I have to wonder about ruby-throated hummingbirds this summer here in northern Minnesota. What flowers -- any flowers -- are they seeking out for nectar? In my neck of the woods, few forest and prairie flowers bloomed, and those that did were not very abundant or especially healthy-looking.

A hummingbird favorite, jewelweed (sometimes called touch-me-nots) are nowhere to be found, or at least their gorgeous orange-colored blooms. The season of plenty has been severely compromised because of a season of drought.

And yet, hummingbirds are buzzing my feeders with as much gusto and abundance as any other year. As usual, the first hummingbird arrived at my feeders on Mother’s Day weekend. Always a lone male, he was soon joined by other males, and of course regular fighting and chasing. Not long after the arrival of male hummingbirds, females showed up. And then more fighting and chasing.

At one point this past spring I was enjoying observing 25 to over 30 hummingbirds drinking sugar water from my four hummingbird feeders and one oriole feeder. Later, when pair-bonding began and courtship flight dances commenced, hummingbird ranks thinned out a bit until only a handful of pairs were left.

There’s always a lull at my feeders when the adults are busy raising nestlings. The assumption is that the parents are too busy capturing and feeding insects to their offspring and so don’t have a lot of time to spend at the feeders, although they still do, but not as much. A couple of weeks of feeding youngsters are then followed by the young birds fledging, which, true to form, a mass return to the feeders by the parents along with their young in tow.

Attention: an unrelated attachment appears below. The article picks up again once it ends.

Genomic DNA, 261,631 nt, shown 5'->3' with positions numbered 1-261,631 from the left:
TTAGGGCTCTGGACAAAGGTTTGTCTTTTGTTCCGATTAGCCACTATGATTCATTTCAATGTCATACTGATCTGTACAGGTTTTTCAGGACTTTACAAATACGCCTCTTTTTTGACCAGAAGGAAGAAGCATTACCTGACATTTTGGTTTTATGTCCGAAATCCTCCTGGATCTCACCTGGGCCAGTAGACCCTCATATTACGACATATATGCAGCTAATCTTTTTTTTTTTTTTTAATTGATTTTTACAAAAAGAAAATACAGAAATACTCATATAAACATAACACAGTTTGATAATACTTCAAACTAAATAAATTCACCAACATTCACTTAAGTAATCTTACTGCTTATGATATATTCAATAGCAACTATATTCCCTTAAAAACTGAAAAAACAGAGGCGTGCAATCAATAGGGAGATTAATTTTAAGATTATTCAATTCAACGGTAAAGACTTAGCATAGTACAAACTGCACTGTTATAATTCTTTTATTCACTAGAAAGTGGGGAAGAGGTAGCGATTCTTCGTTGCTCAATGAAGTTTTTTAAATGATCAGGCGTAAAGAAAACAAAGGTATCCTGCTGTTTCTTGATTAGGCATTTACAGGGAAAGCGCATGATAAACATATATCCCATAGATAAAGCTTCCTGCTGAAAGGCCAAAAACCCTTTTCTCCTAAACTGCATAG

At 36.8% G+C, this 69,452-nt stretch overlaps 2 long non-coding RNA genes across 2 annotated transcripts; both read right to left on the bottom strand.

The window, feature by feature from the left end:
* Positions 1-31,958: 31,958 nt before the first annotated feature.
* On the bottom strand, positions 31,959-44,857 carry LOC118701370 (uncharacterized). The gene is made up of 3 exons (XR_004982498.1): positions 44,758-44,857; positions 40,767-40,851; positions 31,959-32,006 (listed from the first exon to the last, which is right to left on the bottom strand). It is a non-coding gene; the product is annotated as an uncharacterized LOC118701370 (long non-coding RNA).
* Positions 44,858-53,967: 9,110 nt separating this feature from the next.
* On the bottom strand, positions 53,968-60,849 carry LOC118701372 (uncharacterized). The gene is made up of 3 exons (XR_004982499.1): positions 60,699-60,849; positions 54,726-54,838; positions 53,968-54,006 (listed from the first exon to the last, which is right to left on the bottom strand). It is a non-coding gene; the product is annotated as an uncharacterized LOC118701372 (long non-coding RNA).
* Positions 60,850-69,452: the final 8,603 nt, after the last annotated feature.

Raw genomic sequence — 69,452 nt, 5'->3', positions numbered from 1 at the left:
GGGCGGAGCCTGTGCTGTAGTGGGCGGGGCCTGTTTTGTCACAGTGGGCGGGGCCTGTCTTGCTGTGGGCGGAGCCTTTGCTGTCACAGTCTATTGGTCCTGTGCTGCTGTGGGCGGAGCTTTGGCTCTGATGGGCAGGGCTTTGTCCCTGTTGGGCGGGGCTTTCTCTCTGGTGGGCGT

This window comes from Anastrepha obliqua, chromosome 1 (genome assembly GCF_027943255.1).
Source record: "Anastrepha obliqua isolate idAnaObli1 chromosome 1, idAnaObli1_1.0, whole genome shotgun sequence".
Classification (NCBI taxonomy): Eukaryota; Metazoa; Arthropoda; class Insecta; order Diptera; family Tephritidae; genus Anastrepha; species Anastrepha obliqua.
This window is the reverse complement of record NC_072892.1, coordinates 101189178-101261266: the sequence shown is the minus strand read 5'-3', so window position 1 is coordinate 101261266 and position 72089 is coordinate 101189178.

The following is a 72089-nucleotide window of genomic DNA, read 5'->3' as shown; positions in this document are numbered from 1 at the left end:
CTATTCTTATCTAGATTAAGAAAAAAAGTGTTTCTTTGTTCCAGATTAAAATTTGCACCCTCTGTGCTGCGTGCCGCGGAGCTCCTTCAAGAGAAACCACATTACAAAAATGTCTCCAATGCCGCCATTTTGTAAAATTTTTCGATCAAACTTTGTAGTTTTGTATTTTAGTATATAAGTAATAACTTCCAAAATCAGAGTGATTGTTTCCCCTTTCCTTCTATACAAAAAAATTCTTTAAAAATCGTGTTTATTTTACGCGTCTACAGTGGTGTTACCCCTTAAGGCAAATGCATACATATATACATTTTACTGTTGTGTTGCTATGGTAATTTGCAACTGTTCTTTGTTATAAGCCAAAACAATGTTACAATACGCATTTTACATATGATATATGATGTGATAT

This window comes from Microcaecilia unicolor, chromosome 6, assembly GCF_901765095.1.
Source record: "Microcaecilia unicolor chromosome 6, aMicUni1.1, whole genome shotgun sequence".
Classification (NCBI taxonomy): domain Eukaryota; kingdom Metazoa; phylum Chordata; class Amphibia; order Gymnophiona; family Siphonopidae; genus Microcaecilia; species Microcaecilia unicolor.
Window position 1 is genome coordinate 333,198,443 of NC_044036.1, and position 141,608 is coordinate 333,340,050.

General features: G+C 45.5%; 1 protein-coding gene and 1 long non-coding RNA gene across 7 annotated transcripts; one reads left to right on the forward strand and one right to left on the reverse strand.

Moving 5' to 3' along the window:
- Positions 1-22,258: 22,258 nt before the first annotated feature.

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So for the past couple of weeks or more, I’m once again regularly mixing jugs of sugar water to fill empty feeders that are drained dry by hungry hummers. And while it’s delightful having hummingbirds around every season and the chore of mixing food and cleaning and filling feeders is ongoing, just as soon as they leave in mid-September I miss them almost immediately. After all, hummingbirds are with us here in the Northland for just four months out of the year.

Of the 15 species of hummingbirds that breed and nest in North America, only one hummingbird routinely visits flowers and feeders east of the Great Plains. That of course is the ruby-throated hummingbird. Each spring, bird enthusiasts from all over Minnesota wait in anticipation for the arrival of these bee-like birds.

Aptly named because of the male's metallic red throat patch, the species’ other colors are equally as dazzling, especially when the sunlight strikes the bird just so. Green metallic above, white below its red throat, and dark tail feathers, the diminutive hummingbird is a sight to behold. He’s flashy and handsome and all dressed up to impress female hummers and intimidate would-be male rivals.

Barely longer than three inches and weighing scarcely two grams, the featherweight ruby-throated hummingbird does just fine for its size. Migration is a great example of this. They cover massive distances by crossing the Gulf of Mexico, nonstop, and fly to various locations throughout the eastern half of the United States, including parts of southern Canada, on their northward migration each spring.

Few other birds please us more than ruby-throated hummingbirds. So easy to attract, so remarkable to view, and so interesting to learn about, it’s no wonder they’re on top of the list of those birds most frequently sought after by birders and bird feeding enthusiasts. And why not? What other birds can perform the aerial stunts they do at our feeders or approach as close to us as they do?

Indeed, the ruby-throated hummingbird, Minnesota’s smallest wild bird, here for only a short window of time each season everywhere in our state -- even on secluded islands deep in the Boundary Waters Canoe Area Wilderness -- is a bird of uncommon tenacity, endearing curiosity, and unending grace and beauty, as we get out and enjoy the great outdoors.

Blane Klemek is a Minnesota DNR wildlife manager. He can be reached at bklemek@yahoo.com.